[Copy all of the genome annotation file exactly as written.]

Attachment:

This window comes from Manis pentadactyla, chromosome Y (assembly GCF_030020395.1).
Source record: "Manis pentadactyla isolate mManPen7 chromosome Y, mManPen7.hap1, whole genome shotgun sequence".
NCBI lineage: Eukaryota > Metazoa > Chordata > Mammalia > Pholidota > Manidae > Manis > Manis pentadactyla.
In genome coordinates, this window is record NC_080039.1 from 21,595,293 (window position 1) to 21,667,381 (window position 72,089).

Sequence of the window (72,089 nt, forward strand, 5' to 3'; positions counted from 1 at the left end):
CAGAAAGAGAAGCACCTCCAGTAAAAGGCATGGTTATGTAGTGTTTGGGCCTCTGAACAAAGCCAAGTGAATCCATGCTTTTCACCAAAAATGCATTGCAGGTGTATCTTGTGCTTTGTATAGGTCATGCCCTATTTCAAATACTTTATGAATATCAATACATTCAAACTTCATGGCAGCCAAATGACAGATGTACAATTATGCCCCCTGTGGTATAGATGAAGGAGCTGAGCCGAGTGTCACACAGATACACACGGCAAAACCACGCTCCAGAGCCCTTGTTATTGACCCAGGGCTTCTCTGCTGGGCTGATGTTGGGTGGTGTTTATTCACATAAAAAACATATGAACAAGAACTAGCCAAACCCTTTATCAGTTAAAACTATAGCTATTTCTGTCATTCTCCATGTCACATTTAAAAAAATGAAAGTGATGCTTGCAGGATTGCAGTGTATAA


This window comes from Manis pentadactyla, chromosome Y (assembly GCF_030020395.1).
Source record: "Manis pentadactyla isolate mManPen7 chromosome Y, mManPen7.hap1, whole genome shotgun sequence".
NCBI lineage: Eukaryota > Metazoa > Chordata > Mammalia > Pholidota > Manidae > Manis > Manis pentadactyla.
In genome coordinates, this window is record NC_080039.1 from 21,595,293 (window position 1) to 21,667,381 (window position 72,089).

Sequence of the window (72,089 nt, forward strand, 5' to 3'; positions counted from 1 at the left end):
CAGAAAGAGAAGCACCTCCAGTAAAAGGCATGGTTATGTAGTGTTTGGGCCTCTGAACAAAGCCAAGTGAATCCATGCTTTTCACCAAAAATGCATTGCAGGTGTATCTTGTGCTTTGTATAGGTCATGCCCTATTTCAAATACTTTATGAATATCAATACATTCAAACTTCATGGCAGCCAAATGACAGATGTACAATTATGCCCCCTGTGGTATAGATGAAGGAGCTGAGCCGAGTGTCACACAGATACACACGGCAAAACCACGCTCCAGAGCCCTTGTTATTGACCCAGGGCTTCTCTGCTGGGCTGATGTTGGGTGGTGTTTATTCACATAAAAAACATATGAACAAGAACTAGCCAAACCCTTTATCAGTTAAAACTATAGCTATTTCTGTCATTCTCCATGTCACATTTAAAAAAATGAAAGTGATGCTTGCAGGATTGCAGTGTATAA